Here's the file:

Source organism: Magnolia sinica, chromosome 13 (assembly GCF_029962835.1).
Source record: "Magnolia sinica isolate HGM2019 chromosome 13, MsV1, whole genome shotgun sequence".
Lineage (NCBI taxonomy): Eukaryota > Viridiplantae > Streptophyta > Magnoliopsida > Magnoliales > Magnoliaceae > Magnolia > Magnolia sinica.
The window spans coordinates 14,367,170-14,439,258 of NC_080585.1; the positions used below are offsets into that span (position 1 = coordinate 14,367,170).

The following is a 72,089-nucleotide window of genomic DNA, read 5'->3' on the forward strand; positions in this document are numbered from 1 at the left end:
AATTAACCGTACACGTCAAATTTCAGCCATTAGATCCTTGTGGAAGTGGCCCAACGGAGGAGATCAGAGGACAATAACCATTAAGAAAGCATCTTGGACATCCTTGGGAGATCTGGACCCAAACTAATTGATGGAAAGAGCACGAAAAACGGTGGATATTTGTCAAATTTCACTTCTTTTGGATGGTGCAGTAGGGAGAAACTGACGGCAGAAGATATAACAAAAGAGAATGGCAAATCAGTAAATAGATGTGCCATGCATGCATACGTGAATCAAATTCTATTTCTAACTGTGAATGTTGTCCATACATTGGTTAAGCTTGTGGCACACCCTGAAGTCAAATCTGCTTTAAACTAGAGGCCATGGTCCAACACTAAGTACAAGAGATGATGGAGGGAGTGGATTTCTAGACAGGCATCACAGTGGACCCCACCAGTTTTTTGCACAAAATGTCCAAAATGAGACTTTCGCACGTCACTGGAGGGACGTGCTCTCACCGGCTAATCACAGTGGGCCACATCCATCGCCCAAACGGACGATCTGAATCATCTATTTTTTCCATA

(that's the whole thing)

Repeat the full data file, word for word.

Source organism: Magnolia sinica, chromosome 13 (assembly GCF_029962835.1).
Source record: "Magnolia sinica isolate HGM2019 chromosome 13, MsV1, whole genome shotgun sequence".
Lineage (NCBI taxonomy): Eukaryota > Viridiplantae > Streptophyta > Magnoliopsida > Magnoliales > Magnoliaceae > Magnolia > Magnolia sinica.
The window spans coordinates 14,367,170-14,439,258 of NC_080585.1; the positions used below are offsets into that span (position 1 = coordinate 14,367,170).

The following is a 72,089-nucleotide window of genomic DNA, read 5'->3' on the forward strand; positions in this document are numbered from 1 at the left end:
AATTAACCGTACACGTCAAATTTCAGCCATTAGATCCTTGTGGAAGTGGCCCAACGGAGGAGATCAGAGGACAATAACCATTAAGAAAGCATCTTGGACATCCTTGGGAGATCTGGACCCAAACTAATTGATGGAAAGAGCACGAAAAACGGTGGATATTTGTCAAATTTCACTTCTTTTGGATGGTGCAGTAGGGAGAAACTGACGGCAGAAGATATAACAAAAGAGAATGGCAAATCAGTAAATAGATGTGCCATGCATGCATACGTGAATCAAATTCTATTTCTAACTGTGAATGTTGTCCATACATTGGTTAAGCTTGTGGCACACCCTGAAGTCAAATCTGCTTTAAACTAGAGGCCATGGTCCAACACTAAGTACAAGAGATGATGGAGGGAGTGGATTTCTAGACAGGCATCACAGTGGACCCCACCAGTTTTTTGCACAAAATGTCCAAAATGAGACTTTCGCACGTCACTGGAGGGACGTGCTCTCACCGGCTAATCACAGTGGGCCACATCCATCGCCCAAACGGACGATCTGAATCATCTATTTTTTCCATA